Exxon Mobil Corp. and Chevron Corp. posted the biggest profits in their history, reaping the rewards of rising commodity prices amid supply disruptions and rising demand.

Exxon, which topped its previous record for quarterly profit by more than $3 billion, warned on Friday that global energy supplies will remain tight and expensive for the foreseeable future. Chevron, for its part, has promised investors a sharp increase in share buybacks, though it has warned that the cost of doing business will rise.

The US oil titans followed European peers Shell Plc and TotalEnergies SE in posting record second-quarter results, four months after Russia’s invasion of Ukraine destabilized global commodity markets, fueling runaway inflation.

Shares of Exxon and Chevron rose in pre-open trading, continuing the trend that has seen oil stocks dominate the S&P 500 index this year.

The soaring profits in the oil sector come at a politically difficult time for an industry accused of profiting from the fallout from Vladimir Putin’s aggression and not investing enough in new drilling. Still, the recent drop in oil and gasoline prices may provide oil executives with some cover from the criticism they faced in June, when President Joe Biden accused Exxon of making “more money than God.”

With fears of a recession rising, the second quarter may end up marking the high point for the oil majors this year. International crude oil prices topped $120 a barrel between April and June, a 14-year high, but have since fallen 20%. U.S. refining margins have also deflated somewhat since hitting record highs, though natural gas prices remain high around the world.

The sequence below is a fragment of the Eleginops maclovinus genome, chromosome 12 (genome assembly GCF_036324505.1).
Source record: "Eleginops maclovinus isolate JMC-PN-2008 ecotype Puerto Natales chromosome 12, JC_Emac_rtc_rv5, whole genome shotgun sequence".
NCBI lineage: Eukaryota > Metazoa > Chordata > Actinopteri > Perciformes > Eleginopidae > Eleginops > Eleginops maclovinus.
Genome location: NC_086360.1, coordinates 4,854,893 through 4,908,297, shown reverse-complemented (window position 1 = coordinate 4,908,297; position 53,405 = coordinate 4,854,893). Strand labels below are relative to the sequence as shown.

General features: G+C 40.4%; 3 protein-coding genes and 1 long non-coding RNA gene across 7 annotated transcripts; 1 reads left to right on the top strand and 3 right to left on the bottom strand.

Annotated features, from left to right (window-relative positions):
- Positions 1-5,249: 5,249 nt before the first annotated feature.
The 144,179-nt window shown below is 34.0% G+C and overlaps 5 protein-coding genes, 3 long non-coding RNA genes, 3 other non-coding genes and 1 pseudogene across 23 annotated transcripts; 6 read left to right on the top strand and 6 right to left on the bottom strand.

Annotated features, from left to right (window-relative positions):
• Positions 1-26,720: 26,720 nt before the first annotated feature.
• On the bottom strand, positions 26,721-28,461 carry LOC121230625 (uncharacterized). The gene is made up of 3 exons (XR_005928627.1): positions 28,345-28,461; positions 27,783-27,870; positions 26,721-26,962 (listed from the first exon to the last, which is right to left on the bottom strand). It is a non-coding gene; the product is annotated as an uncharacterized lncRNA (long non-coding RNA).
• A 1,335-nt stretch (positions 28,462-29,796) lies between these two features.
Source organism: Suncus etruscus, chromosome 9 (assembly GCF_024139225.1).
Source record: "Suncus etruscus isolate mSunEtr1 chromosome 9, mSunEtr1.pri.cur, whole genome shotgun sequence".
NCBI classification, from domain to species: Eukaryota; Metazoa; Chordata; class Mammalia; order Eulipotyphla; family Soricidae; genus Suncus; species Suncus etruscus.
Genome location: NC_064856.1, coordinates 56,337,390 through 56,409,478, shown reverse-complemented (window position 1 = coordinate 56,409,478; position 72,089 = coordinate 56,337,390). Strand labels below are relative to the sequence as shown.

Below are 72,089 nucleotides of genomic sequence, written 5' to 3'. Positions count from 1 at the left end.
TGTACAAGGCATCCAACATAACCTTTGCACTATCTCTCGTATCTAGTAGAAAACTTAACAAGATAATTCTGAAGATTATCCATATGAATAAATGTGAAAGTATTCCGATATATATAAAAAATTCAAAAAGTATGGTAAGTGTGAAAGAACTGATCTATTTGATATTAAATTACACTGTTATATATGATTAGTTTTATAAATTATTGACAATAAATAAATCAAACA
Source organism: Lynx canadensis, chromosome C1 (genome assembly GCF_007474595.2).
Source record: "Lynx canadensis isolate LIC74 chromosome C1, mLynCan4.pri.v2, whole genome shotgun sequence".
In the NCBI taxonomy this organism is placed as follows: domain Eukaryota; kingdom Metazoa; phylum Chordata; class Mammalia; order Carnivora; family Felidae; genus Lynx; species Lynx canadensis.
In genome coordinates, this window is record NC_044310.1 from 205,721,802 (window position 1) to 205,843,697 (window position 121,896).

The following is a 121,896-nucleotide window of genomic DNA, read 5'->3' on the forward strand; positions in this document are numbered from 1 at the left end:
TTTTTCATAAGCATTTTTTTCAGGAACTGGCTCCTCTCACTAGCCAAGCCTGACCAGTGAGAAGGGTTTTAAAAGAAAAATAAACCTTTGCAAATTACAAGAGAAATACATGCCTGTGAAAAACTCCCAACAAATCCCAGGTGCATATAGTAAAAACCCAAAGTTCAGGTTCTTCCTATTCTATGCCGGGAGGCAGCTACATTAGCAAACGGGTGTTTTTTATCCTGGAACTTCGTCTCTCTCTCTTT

Exxon’s second-quarter adjusted earnings of $4.14 a share beat the forecast of $3.98 according to the Bloomberg consensus. Net income reached $17.9 billion, up from the previous record set in 2008.

Chevron, for its part, recorded a profit of US$11.6 billion, which exceeded the previous record set in 2008 by almost 50%.

Chevron’s oil and natural gas production division led profits with $8.6 billion, more than double a year earlier. Refining also had a strong quarter, with earnings rising fourfold.

Chevron’s adjusted earnings per share came in at $5.82, the San Ramon-based company said in a statement, 86 cents above the Bloomberg consensus. Chevron has pledged up to $5 billion more for share buybacks just three months after its last raise.

surprising results

The magnitude of the results of the oil majors is a surprise even to analysts, who expected the sector to post a record quarter. It also underlines the depth of the energy crisis affecting economies around the world.

Chevron CEO Mike Wirth tried to refute criticism that the company is profiting and enriching investors at the expense of consumers.

“We more than doubled the investment compared to last year to grow all energy business lines both traditional and new,” Wirth said in the statement. “Chevron is increasing energy supply to help meet the challenges facing global markets,” he said, referring to the company’s progress in increasing oil production in the Permian Basin and acquiring a manufacturer of renewable fuels.

The rise in buybacks indicates that Wirth and his team expect strong cash flow to continue even after oil prices have fallen 20% in recent weeks. Chevron executives have insisted that shareholder rewards must be paid consistently through volatile commodity cycles and not be reduced when energy prices fall.

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